Historical Writings

Today in Christian History

Friday, May 10

1310
In Paris, fifty-four Knights Templars are burned alive. The order had been established to protect Holy Land pilgrims from bandits, becoming the "bankers" of the Middle Ages. Philip the Fair of France, wanting to seize their vast wealth, likely had trumped up the charges of blasphemy and homosexuality against them to convince Pope Clement to disband the order.
1508
At the insistence of Pope Julius II, Michelangelo begins work on the Sistine Chapel ceiling. He writes this note to himself, "On this day, May 10, 1508, I Michelangelo, sculptor, have received on account from our Holy Lord Pope Julius II five hundred papal ducats toward the painting of the ceiling of the papal Sistine Chapel, on which I am beginning work today."
1787
Death of Synesius of Siberia, a famous monk of the Orthodox Church.
1812
Birth of Frances Elizabeth Cox, English translator. She made 56 contributions to the 1841 publication, "Sacred Hymns from the German," including "Sing Praise to God Who Reigns Above."
1859
Birth of Wilhelm Wrede, a German Bible scholar who contended that the gospels reflected the theology of the primitive Church rather than the true history of Jesus. Wrede thus contributed his name to the title of Albert Schweitzer's 1906 theological classic: "The Quest of the Historical Jesus: From Reimarus to Wrede."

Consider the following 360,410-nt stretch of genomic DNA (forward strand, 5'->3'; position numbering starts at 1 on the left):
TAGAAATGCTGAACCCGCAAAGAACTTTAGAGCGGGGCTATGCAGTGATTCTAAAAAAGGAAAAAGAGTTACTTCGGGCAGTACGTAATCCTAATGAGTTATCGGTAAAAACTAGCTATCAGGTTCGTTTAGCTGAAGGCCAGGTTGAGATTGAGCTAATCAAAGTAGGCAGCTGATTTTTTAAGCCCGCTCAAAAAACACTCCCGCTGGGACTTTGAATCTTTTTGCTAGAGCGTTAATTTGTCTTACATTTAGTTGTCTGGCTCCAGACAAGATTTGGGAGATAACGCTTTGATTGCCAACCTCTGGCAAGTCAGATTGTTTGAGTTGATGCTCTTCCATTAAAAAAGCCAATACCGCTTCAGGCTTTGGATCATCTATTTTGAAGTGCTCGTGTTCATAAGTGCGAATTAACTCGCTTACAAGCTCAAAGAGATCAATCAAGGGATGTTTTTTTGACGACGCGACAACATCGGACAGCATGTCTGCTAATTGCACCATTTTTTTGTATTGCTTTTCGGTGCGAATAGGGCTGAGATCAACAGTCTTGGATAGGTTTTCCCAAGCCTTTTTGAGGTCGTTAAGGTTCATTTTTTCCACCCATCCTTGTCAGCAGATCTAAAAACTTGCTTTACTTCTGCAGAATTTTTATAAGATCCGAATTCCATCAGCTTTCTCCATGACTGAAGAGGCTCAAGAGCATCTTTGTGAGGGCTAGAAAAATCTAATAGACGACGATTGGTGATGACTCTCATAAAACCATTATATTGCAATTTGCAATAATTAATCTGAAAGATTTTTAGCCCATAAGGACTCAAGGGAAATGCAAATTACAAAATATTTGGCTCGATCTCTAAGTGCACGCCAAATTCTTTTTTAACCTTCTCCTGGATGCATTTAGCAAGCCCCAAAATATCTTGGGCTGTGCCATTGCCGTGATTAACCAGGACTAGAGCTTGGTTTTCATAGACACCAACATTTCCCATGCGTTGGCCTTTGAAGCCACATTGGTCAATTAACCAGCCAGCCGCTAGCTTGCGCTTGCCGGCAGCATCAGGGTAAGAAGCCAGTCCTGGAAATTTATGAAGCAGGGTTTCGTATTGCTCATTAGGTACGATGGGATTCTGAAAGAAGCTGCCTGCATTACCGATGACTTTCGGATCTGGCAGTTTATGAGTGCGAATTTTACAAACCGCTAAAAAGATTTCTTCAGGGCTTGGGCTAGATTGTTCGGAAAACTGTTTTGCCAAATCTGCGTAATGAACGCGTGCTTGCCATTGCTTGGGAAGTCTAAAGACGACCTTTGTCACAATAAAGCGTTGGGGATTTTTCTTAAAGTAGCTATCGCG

1908
At her urging, Ana M. Jarvis's church in Philadelphia holds one of the first Mothers' Day services. Ana supplies the church with white carnations, which had been her mom's favorite flower.
1910
Death in Bristol, England, of hymnwriter Anna Laetitia Waring. Born Quaker, she had become an Anglican and was a social reformer active in prison visitation. Her best-known hymn was “In Heavenly Love Abiding.”
1917
Death in Hitchin, England, of Bible scholar Henry Barclay Swete, an Anglican who had stood firmly for the Bible when modern scholarship attacked it. He was a founder of the Journal of Theological Studies and wrote The Old Testament in Greek According to the Septuagint. He was described as a “pillar of Christian learning and a pattern of Christian life.”
1918
Bishop C.H. Phillips speaks against a movement to unite the Colored Methodist Episcopal Church with the African Methodist Episcopal and the African Methodist Episcopal Zion Churches, a plan which he says does not answer crucial questions of belief and organization. As it turns out, the movement will founder on its inability to agree on a name.
1941
German bombers hit the Salvation Army's International Headquarters in London, destroying many documents of historic interest.

Copyright Statement
© 1987-2020, William D. Blake. Portions used by permission of the author, from "Almanac of the Christian Church"